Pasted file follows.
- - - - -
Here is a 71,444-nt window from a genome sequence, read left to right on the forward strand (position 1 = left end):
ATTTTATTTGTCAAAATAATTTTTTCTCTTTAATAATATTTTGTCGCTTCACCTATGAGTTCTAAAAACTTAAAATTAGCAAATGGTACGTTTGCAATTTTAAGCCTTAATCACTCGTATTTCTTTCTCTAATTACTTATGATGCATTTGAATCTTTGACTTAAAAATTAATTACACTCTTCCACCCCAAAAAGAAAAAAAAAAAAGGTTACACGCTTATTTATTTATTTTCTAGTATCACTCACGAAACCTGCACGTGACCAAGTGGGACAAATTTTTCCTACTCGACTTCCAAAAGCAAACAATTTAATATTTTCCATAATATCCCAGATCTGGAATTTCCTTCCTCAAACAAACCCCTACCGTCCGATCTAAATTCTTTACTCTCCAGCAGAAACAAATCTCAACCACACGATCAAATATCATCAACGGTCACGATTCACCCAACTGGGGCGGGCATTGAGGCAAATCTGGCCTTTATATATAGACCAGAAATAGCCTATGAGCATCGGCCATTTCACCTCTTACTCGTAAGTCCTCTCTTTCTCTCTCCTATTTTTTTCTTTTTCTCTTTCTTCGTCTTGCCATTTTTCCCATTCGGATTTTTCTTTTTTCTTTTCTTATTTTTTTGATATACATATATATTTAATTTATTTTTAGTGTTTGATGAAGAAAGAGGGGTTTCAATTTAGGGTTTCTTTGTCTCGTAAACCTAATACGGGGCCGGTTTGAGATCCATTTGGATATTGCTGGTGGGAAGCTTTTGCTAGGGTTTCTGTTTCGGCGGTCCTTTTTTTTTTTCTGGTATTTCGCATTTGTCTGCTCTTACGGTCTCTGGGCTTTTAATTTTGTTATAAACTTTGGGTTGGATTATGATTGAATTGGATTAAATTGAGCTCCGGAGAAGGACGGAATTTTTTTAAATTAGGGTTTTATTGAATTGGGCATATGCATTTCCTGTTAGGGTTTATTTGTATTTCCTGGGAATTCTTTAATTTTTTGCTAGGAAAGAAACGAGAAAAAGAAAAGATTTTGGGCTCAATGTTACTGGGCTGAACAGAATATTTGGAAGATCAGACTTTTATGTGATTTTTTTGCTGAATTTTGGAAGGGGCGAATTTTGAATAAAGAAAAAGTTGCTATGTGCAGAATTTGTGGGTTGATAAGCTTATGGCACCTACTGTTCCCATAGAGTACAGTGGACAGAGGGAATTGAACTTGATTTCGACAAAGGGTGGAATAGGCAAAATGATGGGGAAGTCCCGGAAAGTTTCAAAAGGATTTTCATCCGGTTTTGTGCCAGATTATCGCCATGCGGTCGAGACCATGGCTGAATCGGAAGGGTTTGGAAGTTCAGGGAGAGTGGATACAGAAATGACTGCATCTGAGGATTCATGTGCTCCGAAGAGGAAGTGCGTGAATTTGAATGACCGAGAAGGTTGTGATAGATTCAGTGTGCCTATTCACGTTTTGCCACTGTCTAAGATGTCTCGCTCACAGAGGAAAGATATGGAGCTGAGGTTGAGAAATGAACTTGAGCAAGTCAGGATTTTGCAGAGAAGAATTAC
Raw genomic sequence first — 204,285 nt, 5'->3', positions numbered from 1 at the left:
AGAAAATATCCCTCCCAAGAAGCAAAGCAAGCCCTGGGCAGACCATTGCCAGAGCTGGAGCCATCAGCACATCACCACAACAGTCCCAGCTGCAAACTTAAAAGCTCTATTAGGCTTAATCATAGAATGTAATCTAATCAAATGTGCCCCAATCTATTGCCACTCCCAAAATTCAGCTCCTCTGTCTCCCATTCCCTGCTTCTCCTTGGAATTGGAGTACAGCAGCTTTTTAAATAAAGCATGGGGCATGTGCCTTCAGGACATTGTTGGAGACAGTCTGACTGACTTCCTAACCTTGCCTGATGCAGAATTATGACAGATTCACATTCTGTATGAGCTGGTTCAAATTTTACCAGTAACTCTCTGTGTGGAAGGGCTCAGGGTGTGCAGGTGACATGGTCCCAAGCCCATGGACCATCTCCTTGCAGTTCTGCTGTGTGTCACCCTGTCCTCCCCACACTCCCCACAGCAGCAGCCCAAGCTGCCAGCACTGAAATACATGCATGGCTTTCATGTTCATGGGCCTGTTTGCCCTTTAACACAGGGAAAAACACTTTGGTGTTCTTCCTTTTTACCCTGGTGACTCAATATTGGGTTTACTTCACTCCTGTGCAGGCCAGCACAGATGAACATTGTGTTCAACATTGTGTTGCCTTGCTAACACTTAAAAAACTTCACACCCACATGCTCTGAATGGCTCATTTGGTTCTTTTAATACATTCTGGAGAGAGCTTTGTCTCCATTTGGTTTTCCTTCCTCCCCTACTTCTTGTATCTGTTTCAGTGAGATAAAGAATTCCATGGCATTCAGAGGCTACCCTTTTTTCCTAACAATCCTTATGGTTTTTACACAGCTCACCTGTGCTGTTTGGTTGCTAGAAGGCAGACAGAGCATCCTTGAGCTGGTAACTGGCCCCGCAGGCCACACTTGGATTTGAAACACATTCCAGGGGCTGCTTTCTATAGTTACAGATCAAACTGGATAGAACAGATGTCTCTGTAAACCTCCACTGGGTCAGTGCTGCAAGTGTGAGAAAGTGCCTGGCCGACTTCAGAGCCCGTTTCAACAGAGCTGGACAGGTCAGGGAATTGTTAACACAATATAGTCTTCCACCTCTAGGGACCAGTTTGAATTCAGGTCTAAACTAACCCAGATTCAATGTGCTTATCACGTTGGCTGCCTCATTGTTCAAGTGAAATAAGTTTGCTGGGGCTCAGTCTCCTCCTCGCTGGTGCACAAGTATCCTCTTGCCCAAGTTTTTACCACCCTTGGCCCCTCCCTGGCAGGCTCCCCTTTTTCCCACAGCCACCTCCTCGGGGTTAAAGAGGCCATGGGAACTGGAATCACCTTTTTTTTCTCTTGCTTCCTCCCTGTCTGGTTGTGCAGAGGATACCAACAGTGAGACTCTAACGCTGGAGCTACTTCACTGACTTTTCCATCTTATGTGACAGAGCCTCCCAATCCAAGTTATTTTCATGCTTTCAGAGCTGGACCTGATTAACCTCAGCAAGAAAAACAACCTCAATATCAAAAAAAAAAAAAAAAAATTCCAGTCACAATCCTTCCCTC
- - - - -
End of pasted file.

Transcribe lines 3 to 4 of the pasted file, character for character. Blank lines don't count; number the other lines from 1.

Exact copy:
Raw genomic sequence first — 204,285 nt, 5'->3', positions numbered from 1 at the left:
AGAAAATATCCCTCCCAAGAAGCAAAGCAAGCCCTGGGCAGACCATTGCCAGAGCTGGAGCCATCAGCACATCACCACAACAGTCCCAGCTGCAAACTTAAAAGCTCTATTAGGCTTAATCATAGAATGTAATCTAATCAAATGTGCCCCAATCTATTGCCACTCCCAAAATTCAGCTCCTCTGTCTCCCATTCCCTGCTTCTCCTTGGAATTGGAGTACAGCAGCTTTTTAAATAAAGCATGGGGCATGTGCCTTCAGGACATTGTTGGAGACAGTCTGACTGACTTCCTAACCTTGCCTGATGCAGAATTATGACAGATTCACATTCTGTATGAGCTGGTTCAAATTTTACCAGTAACTCTCTGTGTGGAAGGGCTCAGGGTGTGCAGGTGACATGGTCCCAAGCCCATGGACCATCTCCTTGCAGTTCTGCTGTGTGTCACCCTGTCCTCCCCACACTCCCCACAGCAGCAGCCCAAGCTGCCAGCACTGAAATACATGCATGGCTTTCATGTTCATGGGCCTGTTTGCCCTTTAACACAGGGAAAAACACTTTGGTGTTCTTCCTTTTTACCCTGGTGACTCAATATTGGGTTTACTTCACTCCTGTGCAGGCCAGCACAGATGAACATTGTGTTCAACATTGTGTTGCCTTGCTAACACTTAAAAAACTTCACACCCACATGCTCTGAATGGCTCATTTGGTTCTTTTAATACATTCTGGAGAGAGCTTTGTCTCCATTTGGTTTTCCTTCCTCCCCTACTTCTTGTATCTGTTTCAGTGAGATAAAGAATTCCATGGCATTCAGAGGCTACCCTTTTTTCCTAACAATCCTTATGGTTTTTACACAGCTCACCTGTGCTGTTTGGTTGCTAGAAGGCAGACAGAGCATCCTTGAGCTGGTAACTGGCCCCGCAGGCCACACTTGGATTTGAAACACATTCCAGGGGCTGCTTTCTATAGTTACAGATCAAACTGGATAGAACAGATGTCTCTGTAAACCTCCACTGGGTCAGTGCTGCAAGTGTGAGAAAGTGCCTGGCCGACTTCAGAGCCCGTTTCAACAGAGCTGGACAGGTCAGGGAATTGTTAACACAATATAGTCTTCCACCTCTAGGGACCAGTTTGAATTCAGGTCTAAACTAACCCAGATTCAATGTGCTTATCACGTTGGCTGCCTCATTGTTCAAGTGAAATAAGTTTGCTGGGGCTCAGTCTCCTCCTCGCTGGTGCACAAGTATCCTCTTGCCCAAGTTTTTACCACCCTTGGCCCCTCCCTGGCAGGCTCCCCTTTTTCCCACAGCCACCTCCTCGGGGTTAAAGAGGCCATGGGAACTGGAATCACCTTTTTTTTCTCTTGCTTCCTCCCTGTCTGGTTGTGCAGAGGATACCAACAGTGAGACTCTAACGCTGGAGCTACTTCACTGACTTTTCCATCTTATGTGACAGAGCCTCCCAATCCAAGTTATTTTCATGCTTTCAGAGCTGGACCTGATTAACCTCAGCAAGAAAAACAACCTCAATATCAAAAAAAAAAAAAAAAAATTCCAGTCACAATCCTTCCCTC